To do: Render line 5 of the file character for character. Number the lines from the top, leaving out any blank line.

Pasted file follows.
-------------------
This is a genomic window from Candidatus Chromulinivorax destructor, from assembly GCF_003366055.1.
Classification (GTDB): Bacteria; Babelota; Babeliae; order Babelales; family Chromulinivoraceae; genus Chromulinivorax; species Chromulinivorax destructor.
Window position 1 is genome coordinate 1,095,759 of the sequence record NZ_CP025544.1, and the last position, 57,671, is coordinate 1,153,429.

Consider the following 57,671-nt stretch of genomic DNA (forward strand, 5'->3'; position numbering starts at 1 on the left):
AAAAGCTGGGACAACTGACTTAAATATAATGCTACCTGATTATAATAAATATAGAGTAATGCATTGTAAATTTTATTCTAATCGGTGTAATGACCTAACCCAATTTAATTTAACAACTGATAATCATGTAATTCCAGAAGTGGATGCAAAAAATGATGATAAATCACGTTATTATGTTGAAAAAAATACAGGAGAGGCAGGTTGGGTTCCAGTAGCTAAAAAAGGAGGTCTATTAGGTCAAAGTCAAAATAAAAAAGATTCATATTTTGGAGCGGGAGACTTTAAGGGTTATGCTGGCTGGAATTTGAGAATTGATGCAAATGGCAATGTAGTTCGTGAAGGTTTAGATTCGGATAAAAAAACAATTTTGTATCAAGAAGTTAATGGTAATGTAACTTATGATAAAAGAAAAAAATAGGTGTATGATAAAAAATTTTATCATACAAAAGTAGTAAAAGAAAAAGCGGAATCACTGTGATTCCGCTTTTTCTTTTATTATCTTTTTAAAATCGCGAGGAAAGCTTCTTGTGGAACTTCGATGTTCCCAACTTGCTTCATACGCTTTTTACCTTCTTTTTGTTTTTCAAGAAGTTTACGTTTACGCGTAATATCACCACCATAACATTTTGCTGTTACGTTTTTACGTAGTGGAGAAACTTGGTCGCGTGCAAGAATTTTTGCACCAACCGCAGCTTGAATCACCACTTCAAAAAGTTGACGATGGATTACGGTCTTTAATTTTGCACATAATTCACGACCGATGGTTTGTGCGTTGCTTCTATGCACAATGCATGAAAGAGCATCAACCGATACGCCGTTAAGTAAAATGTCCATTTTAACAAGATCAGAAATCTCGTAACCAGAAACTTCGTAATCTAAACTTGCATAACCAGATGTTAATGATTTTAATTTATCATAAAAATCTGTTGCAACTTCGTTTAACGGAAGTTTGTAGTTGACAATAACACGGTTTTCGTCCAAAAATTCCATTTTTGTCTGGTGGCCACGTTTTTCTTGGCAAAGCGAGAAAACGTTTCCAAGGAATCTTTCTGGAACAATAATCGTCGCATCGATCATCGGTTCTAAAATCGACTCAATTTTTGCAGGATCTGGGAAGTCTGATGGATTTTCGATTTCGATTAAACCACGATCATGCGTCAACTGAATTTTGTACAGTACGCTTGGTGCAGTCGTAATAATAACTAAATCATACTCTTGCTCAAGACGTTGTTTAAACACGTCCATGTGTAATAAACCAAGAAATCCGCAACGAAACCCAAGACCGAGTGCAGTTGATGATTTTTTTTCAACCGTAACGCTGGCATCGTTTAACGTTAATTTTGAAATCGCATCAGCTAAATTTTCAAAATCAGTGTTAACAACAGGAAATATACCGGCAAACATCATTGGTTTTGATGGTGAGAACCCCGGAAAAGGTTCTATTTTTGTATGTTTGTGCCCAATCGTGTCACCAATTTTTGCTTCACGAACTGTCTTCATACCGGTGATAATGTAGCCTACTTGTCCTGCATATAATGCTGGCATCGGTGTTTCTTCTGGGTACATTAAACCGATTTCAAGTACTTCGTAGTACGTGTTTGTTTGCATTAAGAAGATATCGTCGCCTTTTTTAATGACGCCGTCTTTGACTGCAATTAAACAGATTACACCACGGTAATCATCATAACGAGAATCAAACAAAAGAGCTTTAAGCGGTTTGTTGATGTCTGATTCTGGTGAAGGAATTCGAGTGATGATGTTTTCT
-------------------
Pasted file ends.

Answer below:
AAAAGCTGGGACAACTGACTTAAATATAATGCTACCTGATTATAATAAATATAGAGTAATGCATTGTAAATTTTATTCTAATCGGTGTAATGACCTAACCCAATTTAATTTAACAACTGATAATCATGTAATTCCAGAAGTGGATGCAAAAAATGATGATAAATCACGTTATTATGTTGAAAAAAATACAGGAGAGGCAGGTTGGGTTCCAGTAGCTAAAAAAGGAGGTCTATTAGGTCAAAGTCAAAATAAAAAAGATTCATATTTTGGAGCGGGAGACTTTAAGGGTTATGCTGGCTGGAATTTGAGAATTGATGCAAATGGCAATGTAGTTCGTGAAGGTTTAGATTCGGATAAAAAAACAATTTTGTATCAAGAAGTTAATGGTAATGTAACTTATGATAAAAGAAAAAAATAGGTGTATGATAAAAAATTTTATCATACAAAAGTAGTAAAAGAAAAAGCGGAATCACTGTGATTCCGCTTTTTCTTTTATTATCTTTTTAAAATCGCGAGGAAAGCTTCTTGTGGAACTTCGATGTTCCCAACTTGCTTCATACGCTTTTTACCTTCTTTTTGTTTTTCAAGAAGTTTACGTTTACGCGTAATATCACCACCATAACATTTTGCTGTTACGTTTTTACGTAGTGGAGAAACTTGGTCGCGTGCAAGAATTTTTGCACCAACCGCAGCTTGAATCACCACTTCAAAAAGTTGACGATGGATTACGGTCTTTAATTTTGCACATAATTCACGACCGATGGTTTGTGCGTTGCTTCTATGCACAATGCATGAAAGAGCATCAACCGATACGCCGTTAAGTAAAATGTCCATTTTAACAAGATCAGAAATCTCGTAACCAGAAACTTCGTAATCTAAACTTGCATAACCAGATGTTAATGATTTTAATTTATCATAAAAATCTGTTGCAACTTCGTTTAACGGAAGTTTGTAGTTGACAATAACACGGTTTTCGTCCAAAAATTCCATTTTTGTCTGGTGGCCACGTTTTTCTTGGCAAAGCGAGAAAACGTTTCCAAGGAATCTTTCTGGAACAATAATCGTCGCATCGATCATCGGTTCTAAAATCGACTCAATTTTTGCAGGATCTGGGAAGTCTGATGGATTTTCGATTTCGATTAAACCACGATCATGCGTCAACTGAATTTTGTACAGTACGCTTGGTGCAGTCGTAATAATAACTAAATCATACTCTTGCTCAAGACGTTGTTTAAACACGTCCATGTGTAATAAACCAAGAAATCCGCAACGAAACCCAAGACCGAGTGCAGTTGATGATTTTTTTTCAACCGTAACGCTGGCATCGTTTAACGTTAATTTTGAAATCGCATCAGCTAAATTTTCAAAATCAGTGTTAACAACAGGAAATATACCGGCAAACATCATTGGTTTTGATGGTGAGAACCCCGGAAAAGGTTCTATTTTTGTATGTTTGTGCCCAATCGTGTCACCAATTTTTGCTTCACGAACTGTCTTCATACCGGTGATAATGTAGCCTACTTGTCCTGCATATAATGCTGGCATCGGTGTTTCTTCTGGGTACATTAAACCGATTTCAAGTACTTCGTAGTACGTGTTTGTTTGCATTAAGAAGATATCGTCGCCTTTTTTAATGACGCCGTCTTTGACTGCAATTAAACAGATTACACCACGGTAATCATCATAACGAGAATCAAACAAAAGAGCTTTAAGCGGTTTGTTGATGTCTGATTCTGGTGAAGGAATTCGAGTGATGATGTTTTCT